Medica 2019, the world’s biggest medical trade fair, is currently taking place in Düsseldorf until November 21st. Among more than 5000 exhibitors, you’ll find the following scale manufacturers (in alphabetical order):
Milliseconds are not first-class citizens in Excel. There’s no MILLISECOND equivalent to the SECOND function and you will not find a predefined time format that includes hours, minutes, seconds and milliseconds.
This does not mean that Excel cannot process time values with milliseconds. The only requirement is that they are in a format that Excel recognizes. You should also assign a custom format to the cells so that you can easily read the values. I will explain these two aspects in this article and present solutions to common millisecond related tasks and problems. If you’re only interested in a brief summary, jump to the TL;DR at the end.
Note: I’m using US region settings for this article. Other regions may require different formats, e.g. “hh:mm:ss,000” for Germany (with a comma instead of a dot).
Time formats with milliseconds recognized by Excel
Internally, Excel stores time values as fractions of a day (24 hours). This means that 12h are represented as 12÷24 = ½ = 0.5 (half a day) and 3h as 3÷24 = 0.125. In this representation, 1ms is only a tiny value: 1ms ÷ (24h × 60min/h × 60s/min × 1000ms/s) = 1÷86400000 ≈ 0.000000011574074 (compare this to the numeric precision of Excel).
This makes the calculation of time differences very easy, but entering values in this way is not particularly user friendly. Fortunately, Excel also recognizes the following format and similar variants:
Example: “01:23:45.678” stands for one hour, 23 minutes, 45 seconds and 678 milliseconds. You do not have to type leading zeros (or trailing zeros in the milliseconds part).
Numbers entered like this or read from a file in this format are converted to fractions of a day. However, they are not displayed correctly until you assign a corresponding custom format to the cells, as explained below.
There is also an elegant alternative to this solution: You can simply multiply the time value by 86400000 to convert it into milliseconds. This works because of the internal numeric format used by Excel where 1 is equal to 24h = 24h × 60min/h × 60s/min × 1000ms/s = 86400000ms.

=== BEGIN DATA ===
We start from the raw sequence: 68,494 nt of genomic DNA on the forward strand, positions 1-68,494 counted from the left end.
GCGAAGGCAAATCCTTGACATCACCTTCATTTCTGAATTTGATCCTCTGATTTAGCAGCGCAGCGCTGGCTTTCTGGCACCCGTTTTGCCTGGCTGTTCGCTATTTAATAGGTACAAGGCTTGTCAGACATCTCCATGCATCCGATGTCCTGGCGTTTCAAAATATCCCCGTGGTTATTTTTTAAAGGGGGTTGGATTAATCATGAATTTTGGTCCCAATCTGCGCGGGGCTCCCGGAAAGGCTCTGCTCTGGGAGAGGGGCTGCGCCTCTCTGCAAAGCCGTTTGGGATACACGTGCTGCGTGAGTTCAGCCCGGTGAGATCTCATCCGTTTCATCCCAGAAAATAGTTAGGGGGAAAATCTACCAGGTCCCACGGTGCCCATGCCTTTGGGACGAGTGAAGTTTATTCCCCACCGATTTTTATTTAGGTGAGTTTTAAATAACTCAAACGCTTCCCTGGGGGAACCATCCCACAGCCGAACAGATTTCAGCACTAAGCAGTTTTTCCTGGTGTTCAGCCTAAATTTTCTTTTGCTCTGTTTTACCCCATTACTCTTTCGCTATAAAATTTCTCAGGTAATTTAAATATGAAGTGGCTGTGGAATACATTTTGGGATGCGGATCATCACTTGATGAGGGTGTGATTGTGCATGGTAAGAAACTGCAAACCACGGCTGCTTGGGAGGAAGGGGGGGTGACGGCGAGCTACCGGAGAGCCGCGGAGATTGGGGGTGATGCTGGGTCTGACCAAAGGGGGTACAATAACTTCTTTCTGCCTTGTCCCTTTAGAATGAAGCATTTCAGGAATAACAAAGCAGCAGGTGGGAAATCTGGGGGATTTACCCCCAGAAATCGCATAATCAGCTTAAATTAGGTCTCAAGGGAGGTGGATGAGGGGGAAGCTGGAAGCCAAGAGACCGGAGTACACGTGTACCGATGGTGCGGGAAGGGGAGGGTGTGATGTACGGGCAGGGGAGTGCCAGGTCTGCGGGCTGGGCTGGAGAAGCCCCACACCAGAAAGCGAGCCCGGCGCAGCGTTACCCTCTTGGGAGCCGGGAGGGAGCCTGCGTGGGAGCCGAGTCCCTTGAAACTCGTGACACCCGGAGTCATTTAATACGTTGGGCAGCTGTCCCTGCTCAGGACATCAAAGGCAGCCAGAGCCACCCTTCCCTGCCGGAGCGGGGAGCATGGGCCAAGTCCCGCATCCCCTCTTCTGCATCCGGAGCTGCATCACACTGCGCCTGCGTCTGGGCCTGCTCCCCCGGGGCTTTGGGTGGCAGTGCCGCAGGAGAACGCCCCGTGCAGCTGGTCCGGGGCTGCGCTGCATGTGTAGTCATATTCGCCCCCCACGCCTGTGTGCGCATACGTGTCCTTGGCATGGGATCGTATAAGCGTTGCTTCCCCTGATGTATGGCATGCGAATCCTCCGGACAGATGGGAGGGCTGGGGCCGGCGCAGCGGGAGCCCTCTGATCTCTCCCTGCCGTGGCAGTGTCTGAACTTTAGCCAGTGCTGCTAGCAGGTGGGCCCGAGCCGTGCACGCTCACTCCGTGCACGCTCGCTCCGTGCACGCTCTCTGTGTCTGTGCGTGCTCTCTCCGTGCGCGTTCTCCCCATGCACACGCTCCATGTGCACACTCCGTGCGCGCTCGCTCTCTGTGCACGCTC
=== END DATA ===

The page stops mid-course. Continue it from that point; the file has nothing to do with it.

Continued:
Use an easier format to manually enter times with milliseconds
The time values with milliseconds used for the examples above were already available in the “hh:mm:ss.000” format required by Excel. But what if you must enter many time values manually? Maybe you prefer a format that only uses dots so you can keep your hand on the numeric keypad, e.g. 1.25.54.010 instead of 1:25:54.010.
For Excel to recognize these values as times, they must be converted to the “hh:mm:ss.000” format. However, if you use the SUBSTITUTE function to replace all dots with colons, you wont preserve the last dot. The solution is to limit SUBSTITUTE to replace only the first occurrence of a dot and then apply it again to replace the second dot, leaving the last one intact. The required formula looks complicated but is actually simple (it assumes the value you want to transform is contained in cell A2):
Please try it out before you manually enter hundreds of time values using the dot format. It worked fine for me:
TL;DR (too long, didn’t read)
Make sure that your time values are available as hh:mm:ss.000, e.g. “01:23:45.678”.
Assign the following custom format to your cells: [hh]:mm:ss.000.
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The new Ohaus Navigator series consists of a total of 18 scales (incl. 4 LFT models) with a maximum capacity from 220g up to 22kg and a readability starting at 0.01g. As usual in this segment, all scales use load cells with strain gages.
Note: Available models and characteristics may differ depending on your region. This article refers to scales available in Europe as of May 2019.
Differences to the previous Navigator scales
The NVL series (Navigator XL) with its unusual elongated shape is no longer available:
On all new scales, the upper side of the housing is now white, and the red display framing is more discreet. Another difference is the even higher contrast of the display:
The touchless IR sensor has been removed from all scales except the LFT models.
Interface options and accessories continue to be available
Numerous interface options are available, making these scales particularly interesting for data transfer to a computer: RS-232, USB device (virtual COM port) and Ethernet.
The startup MyGrams currently wants to finance such a project on the crowdfunding platform Indiegogo. The scale is part of the protective case, can be easily removed and transfers the weight via Bluetooth to the MyGrams app. It can also communicate with other apps using an open API.
The scale is to have a height of only 6.5 mm. Unlike pocket scales currently available on the market, MyGrams uses four small load cells (one in each corner) instead of a larger load cell in the center.
A scale that is always with you and an easy-to-use app would be a great help for people who need to keep an eye on their diet. The compact size and Bluetooth connectivity could also make it a useful tool for many other applications.
I hope that MyGrams will be more successful than other crowdfunding campaigns for very compact scales with Bluetooth: iScale (Kickstarter) didn’t get financed while Weighitz (Kickstarter) hasn’t published any updates for over a year.